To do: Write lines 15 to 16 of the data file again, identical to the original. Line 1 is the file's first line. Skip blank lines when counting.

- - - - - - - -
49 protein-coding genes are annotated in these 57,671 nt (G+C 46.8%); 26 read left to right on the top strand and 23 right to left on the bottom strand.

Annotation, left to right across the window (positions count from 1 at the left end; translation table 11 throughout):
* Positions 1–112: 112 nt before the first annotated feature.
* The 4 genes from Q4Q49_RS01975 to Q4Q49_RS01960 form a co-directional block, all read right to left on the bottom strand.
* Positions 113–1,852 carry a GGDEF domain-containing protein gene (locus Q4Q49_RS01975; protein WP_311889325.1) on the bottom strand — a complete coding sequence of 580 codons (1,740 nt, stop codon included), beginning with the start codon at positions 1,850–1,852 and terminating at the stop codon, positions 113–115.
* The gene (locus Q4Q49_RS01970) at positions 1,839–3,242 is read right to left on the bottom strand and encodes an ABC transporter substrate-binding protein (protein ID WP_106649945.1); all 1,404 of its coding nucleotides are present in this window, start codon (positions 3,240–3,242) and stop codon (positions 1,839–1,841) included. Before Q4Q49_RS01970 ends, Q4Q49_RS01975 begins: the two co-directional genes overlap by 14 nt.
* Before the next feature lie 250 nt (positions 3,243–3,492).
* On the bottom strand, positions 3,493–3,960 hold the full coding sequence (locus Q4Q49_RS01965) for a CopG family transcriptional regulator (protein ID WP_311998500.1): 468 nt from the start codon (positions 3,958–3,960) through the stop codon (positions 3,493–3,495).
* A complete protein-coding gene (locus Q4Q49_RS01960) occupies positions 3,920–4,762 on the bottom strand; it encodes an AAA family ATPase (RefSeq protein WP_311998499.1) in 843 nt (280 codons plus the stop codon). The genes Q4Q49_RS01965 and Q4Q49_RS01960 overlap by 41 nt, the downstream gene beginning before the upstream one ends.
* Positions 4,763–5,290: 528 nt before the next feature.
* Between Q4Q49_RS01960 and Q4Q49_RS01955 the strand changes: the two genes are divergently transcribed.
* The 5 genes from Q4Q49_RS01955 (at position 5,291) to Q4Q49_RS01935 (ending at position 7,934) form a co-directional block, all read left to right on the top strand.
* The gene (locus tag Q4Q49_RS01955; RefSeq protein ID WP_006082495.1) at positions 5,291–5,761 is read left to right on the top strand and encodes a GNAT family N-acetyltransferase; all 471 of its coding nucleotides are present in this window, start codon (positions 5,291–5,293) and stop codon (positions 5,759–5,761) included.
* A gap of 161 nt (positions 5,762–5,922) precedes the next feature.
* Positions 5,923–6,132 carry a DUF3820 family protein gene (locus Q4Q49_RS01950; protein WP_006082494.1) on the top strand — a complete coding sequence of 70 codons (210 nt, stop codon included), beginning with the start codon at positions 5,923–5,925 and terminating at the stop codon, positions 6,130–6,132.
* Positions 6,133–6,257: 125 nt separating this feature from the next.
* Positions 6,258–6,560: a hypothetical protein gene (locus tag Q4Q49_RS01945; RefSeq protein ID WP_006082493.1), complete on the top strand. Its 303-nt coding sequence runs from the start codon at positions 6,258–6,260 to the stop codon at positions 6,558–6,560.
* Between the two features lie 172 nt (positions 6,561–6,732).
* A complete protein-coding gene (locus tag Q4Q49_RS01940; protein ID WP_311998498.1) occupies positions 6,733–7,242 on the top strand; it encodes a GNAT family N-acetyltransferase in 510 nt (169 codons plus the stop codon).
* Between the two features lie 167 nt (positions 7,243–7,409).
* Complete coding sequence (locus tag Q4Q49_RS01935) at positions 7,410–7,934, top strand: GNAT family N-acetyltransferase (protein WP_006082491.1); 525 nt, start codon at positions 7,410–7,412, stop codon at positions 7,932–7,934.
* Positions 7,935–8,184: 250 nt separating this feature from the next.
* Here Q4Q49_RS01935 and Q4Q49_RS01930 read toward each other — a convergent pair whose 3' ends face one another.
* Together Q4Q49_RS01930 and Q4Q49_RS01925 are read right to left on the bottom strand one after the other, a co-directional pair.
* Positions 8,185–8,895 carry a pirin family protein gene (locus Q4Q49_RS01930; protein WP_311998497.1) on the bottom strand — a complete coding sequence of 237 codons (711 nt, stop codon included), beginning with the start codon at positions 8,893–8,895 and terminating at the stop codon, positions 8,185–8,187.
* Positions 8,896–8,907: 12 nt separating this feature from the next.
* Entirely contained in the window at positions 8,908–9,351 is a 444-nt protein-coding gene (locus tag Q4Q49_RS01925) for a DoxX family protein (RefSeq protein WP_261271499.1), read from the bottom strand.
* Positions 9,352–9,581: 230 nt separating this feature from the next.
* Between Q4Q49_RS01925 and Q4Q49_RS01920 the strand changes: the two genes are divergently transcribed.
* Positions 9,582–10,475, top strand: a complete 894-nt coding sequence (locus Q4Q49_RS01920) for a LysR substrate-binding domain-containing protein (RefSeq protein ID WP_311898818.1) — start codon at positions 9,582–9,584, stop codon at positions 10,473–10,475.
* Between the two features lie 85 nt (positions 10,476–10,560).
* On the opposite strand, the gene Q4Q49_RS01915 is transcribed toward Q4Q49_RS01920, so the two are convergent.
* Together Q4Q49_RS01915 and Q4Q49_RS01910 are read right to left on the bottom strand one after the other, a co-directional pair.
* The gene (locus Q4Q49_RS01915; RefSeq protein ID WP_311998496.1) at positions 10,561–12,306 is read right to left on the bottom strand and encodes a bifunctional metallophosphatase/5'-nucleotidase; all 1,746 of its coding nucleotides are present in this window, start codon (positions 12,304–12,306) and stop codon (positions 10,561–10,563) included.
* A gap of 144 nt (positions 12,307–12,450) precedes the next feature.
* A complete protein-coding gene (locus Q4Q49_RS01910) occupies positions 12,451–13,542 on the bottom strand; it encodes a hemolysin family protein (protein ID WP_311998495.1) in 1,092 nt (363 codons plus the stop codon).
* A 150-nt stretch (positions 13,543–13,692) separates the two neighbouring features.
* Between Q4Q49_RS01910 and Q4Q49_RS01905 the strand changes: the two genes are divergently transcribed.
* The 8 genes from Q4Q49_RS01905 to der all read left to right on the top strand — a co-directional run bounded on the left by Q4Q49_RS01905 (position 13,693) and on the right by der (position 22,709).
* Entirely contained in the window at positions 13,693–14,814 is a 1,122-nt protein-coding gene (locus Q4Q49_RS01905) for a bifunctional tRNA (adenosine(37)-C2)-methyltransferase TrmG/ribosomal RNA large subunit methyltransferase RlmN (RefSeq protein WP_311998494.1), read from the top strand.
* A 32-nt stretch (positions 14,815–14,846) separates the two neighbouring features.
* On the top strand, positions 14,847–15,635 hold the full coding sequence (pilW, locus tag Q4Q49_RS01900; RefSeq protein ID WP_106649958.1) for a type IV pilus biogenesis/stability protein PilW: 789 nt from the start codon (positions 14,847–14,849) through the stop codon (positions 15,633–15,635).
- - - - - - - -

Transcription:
* Positions 5,923–6,132 carry a DUF3820 family protein gene (locus Q4Q49_RS01950; protein WP_006082494.1) on the top strand — a complete coding sequence of 70 codons (210 nt, stop codon included), beginning with the start codon at positions 5,923–5,925 and terminating at the stop codon, positions 6,130–6,132.
* Positions 6,133–6,257: 125 nt separating this feature from the next.